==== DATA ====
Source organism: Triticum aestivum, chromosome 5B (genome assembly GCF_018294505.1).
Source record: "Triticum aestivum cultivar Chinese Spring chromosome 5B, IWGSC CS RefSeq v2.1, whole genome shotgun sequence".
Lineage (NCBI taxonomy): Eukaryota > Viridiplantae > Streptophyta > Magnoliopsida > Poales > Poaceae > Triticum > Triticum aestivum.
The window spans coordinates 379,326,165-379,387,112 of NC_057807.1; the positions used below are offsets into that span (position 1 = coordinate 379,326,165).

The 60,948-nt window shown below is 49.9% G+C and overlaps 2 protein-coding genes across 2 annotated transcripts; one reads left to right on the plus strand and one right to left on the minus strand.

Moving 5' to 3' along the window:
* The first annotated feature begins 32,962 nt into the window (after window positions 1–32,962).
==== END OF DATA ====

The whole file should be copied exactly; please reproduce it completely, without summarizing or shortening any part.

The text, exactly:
Source organism: Triticum aestivum, chromosome 5B (genome assembly GCF_018294505.1).
Source record: "Triticum aestivum cultivar Chinese Spring chromosome 5B, IWGSC CS RefSeq v2.1, whole genome shotgun sequence".
Lineage (NCBI taxonomy): Eukaryota > Viridiplantae > Streptophyta > Magnoliopsida > Poales > Poaceae > Triticum > Triticum aestivum.
The window spans coordinates 379,326,165-379,387,112 of NC_057807.1; the positions used below are offsets into that span (position 1 = coordinate 379,326,165).

The 60,948-nt window shown below is 49.9% G+C and overlaps 2 protein-coding genes across 2 annotated transcripts; one reads left to right on the plus strand and one right to left on the minus strand.

Moving 5' to 3' along the window:
* The first annotated feature begins 32,962 nt into the window (after window positions 1–32,962).